Gospel Reflection Week 33 Ordinary Time – Cycle A

Upon first reading of today’s Gospel, the man on his way abroad might come over as a hard man, a taskmaster. Let’s bear with it, though, remembering that Jesus is using him to depict the Kingdom of Heaven.
We should do something with the gifts we are given. It isn’t good enough to know that we have them but bury them in the ground because we don’t know what to do with them. That won’t benefit others and it won’t benefit us. It’s like commerce in that respect: our selling and buying helps others out as well as ourselves… that is, if we do it well. Its the same in our relationship with God. When we use our gifts from God, they impact on others and help them, whilst we continue to grow in love for him. Love is never a selfish thing. It always grows outwards
Our gifts from God can range from speaking and writing to being good at our work, whatever it is. We might be artists or craftsmen, authors or any other creative influence on the world. But our gift could also be something like smiling, listening, being a good friend, having a good lived understanding of pain so that it can be used to help others who have pain. It could be having a good word to say when a good word is needed. It could be discretion. It could be knowing when to speak – and when not to. It could be having any eye for detail. All of these things are useful. They are all currency… currency that can be used towards the Kingdom of Heaven.
Christ is asking us to use those gifts. And, to those who have them, more will be given. Gifts self-generate, they develop under the loving eyes of God, and the single talent you started with becomes two.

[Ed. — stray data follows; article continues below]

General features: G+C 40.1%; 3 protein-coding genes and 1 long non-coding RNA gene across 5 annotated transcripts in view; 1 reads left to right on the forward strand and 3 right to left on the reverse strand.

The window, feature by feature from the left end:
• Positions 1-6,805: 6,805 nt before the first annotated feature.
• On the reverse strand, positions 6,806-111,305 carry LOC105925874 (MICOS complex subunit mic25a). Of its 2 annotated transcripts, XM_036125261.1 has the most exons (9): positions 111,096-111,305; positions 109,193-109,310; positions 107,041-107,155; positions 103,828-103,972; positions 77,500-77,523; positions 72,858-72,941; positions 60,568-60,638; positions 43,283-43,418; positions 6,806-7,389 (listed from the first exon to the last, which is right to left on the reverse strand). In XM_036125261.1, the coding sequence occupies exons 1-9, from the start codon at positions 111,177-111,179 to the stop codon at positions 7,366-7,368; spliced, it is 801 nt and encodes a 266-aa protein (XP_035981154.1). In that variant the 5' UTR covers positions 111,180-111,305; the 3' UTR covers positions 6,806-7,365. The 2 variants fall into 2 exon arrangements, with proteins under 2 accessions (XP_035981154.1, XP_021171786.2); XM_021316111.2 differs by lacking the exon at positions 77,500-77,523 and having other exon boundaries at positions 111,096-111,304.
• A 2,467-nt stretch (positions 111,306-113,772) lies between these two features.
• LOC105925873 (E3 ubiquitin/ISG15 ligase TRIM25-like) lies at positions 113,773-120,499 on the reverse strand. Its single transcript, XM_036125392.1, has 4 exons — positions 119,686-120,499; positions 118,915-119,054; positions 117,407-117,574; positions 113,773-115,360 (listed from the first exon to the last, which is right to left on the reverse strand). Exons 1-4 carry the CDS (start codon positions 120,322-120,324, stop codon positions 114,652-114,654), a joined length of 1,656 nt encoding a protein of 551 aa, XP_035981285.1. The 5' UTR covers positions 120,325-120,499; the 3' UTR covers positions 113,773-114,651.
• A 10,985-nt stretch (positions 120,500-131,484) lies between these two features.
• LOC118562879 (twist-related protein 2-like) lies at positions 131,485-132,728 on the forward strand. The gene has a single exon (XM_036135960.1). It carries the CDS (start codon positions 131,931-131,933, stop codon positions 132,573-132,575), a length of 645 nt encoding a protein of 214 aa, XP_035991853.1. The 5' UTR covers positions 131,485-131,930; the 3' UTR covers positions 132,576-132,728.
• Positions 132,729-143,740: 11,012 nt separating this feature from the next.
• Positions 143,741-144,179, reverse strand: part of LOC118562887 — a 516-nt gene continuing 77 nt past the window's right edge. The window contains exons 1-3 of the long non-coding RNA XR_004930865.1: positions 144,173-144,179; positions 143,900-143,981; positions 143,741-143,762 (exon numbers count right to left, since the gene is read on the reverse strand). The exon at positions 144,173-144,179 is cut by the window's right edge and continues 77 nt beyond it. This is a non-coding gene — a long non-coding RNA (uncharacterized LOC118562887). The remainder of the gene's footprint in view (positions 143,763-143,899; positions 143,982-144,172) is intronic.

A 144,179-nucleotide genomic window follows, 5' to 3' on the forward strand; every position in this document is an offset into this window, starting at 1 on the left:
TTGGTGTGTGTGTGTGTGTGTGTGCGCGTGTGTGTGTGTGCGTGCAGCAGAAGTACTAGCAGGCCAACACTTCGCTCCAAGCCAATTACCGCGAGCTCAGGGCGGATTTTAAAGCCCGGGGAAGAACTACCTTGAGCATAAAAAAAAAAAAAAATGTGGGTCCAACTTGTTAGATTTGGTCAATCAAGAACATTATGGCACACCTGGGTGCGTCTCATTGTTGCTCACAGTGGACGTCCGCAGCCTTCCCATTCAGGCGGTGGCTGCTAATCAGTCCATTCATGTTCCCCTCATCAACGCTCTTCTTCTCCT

We all have gifts but some of us may wonder what it is. If you’re not yet sure, remember this: the parable opens with a reminder that we have already been entrusted with a most extraordinary gift. It is the gift of being the temporary custodians of the kingdom. Christ says that the man “…entrusted his property to them.” that group of servants to whom he has given the talents is us. We know through the Gospels (which also have been given to us as gifts) what we should do in order to attain the Kingdom. Christ himself came with the gift of love, the gift of new life. So, let us run with these talents, and make our lives into a living search for Jesus, a search for the king of love, who gives us his love that we may be free.
Matthew 25:14-30
Jesus spoke this parable to his disciples: ‘The kingdom of Heaven is like a man on his way abroad who summoned his servants and entrusted his property to them. To one he gave five talents, to another two, to a third one; each in proportion to his ability. Then he set out.
‘The man who had received the five talents promptly went and traded with them and made five more. The man who had received two made two more in the same way. But the man who had received one went off and dug a hole in the ground and hid his master’s money.
‘Now a long time after, the master of those servants came back and went through his accounts with them. The man who had received the five talents came forward bringing five more. “Sir,” he said “you entrusted me with five talents; here are five more that I have made.”
‘His master said to him, “Well done, good and faithful servant; you have shown you can be faithful in small things, I will trust you with greater; come and join in your master’s happiness.”
‘Next the man with the two talents came forward. “Sir,” he said “you entrusted me with two talents; here are two more that I have made.” His master said to him, “Well done, good and faithful servant; you have shown you can be faithful in small things, I will trust you with greater; come and join in your master’s happiness.”
‘Last came forward the man who had the one talent. “Sir,” said he “I had heard you were a hard man, reaping where you have not sown and gathering where you have not scattered; so I was afraid, and I went off and hid your talent in the ground. Here it is; it was yours, you have it back.” But his master answered him, “You wicked and lazy servant! So you knew that I reap where I have not sown and gather where I have not scattered? Well then, you should have deposited my money with the bankers, and on my return I would have recovered my capital with interest. So now, take the talent from him and give it to the man who has the five talents. For to everyone who has will be given more, and he will have more than enough; but from the man who has not, even what he has will be taken away. As for this good-for-nothing servant, throw him out into the dark, where there will be weeping and grinding of teeth.”’